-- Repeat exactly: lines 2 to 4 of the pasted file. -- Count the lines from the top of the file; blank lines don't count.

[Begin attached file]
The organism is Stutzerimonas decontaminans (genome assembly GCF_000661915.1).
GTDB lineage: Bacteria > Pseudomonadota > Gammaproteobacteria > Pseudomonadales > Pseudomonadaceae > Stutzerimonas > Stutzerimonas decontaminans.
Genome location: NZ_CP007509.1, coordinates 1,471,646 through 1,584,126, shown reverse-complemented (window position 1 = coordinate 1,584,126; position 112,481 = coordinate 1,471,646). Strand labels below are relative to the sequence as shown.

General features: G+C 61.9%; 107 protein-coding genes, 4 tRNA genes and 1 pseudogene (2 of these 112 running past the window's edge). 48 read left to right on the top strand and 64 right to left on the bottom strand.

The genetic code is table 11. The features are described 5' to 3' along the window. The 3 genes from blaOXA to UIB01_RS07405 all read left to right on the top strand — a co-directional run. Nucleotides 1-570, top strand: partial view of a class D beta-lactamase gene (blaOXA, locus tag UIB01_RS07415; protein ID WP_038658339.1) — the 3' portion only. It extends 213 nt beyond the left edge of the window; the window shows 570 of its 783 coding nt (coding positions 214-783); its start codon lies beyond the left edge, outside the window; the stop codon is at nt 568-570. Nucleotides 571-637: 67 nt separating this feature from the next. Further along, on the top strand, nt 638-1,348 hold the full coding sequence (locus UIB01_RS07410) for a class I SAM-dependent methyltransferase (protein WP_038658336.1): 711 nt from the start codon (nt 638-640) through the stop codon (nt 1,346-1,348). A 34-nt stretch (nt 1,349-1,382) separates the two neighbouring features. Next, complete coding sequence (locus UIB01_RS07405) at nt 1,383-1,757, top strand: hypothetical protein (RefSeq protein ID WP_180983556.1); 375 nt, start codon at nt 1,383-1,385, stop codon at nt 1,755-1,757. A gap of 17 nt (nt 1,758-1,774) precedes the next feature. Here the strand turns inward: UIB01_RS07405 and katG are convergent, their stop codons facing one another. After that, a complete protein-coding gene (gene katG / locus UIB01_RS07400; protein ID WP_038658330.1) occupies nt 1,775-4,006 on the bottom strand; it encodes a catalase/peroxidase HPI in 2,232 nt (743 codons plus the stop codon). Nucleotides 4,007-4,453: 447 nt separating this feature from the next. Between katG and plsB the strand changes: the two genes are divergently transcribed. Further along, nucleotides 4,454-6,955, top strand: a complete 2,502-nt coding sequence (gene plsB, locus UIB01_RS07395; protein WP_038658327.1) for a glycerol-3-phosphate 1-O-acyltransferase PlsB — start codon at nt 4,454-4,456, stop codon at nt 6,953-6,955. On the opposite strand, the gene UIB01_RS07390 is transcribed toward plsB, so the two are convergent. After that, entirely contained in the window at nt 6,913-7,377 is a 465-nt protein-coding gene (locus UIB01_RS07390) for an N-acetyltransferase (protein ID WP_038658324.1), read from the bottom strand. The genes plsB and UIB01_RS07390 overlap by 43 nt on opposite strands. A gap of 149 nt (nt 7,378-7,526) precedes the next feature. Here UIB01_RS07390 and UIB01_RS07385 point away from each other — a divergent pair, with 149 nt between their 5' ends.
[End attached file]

GTDB lineage: Bacteria > Pseudomonadota > Gammaproteobacteria > Pseudomonadales > Pseudomonadaceae > Stutzerimonas > Stutzerimonas decontaminans.
Genome location: NZ_CP007509.1, coordinates 1,471,646 through 1,584,126, shown reverse-complemented (window position 1 = coordinate 1,584,126; position 112,481 = coordinate 1,471,646). Strand labels below are relative to the sequence as shown.

General features: G+C 61.9%; 107 protein-coding genes, 4 tRNA genes and 1 pseudogene (2 of these 112 running past the window's edge). 48 read left to right on the top strand and 64 right to left on the bottom strand.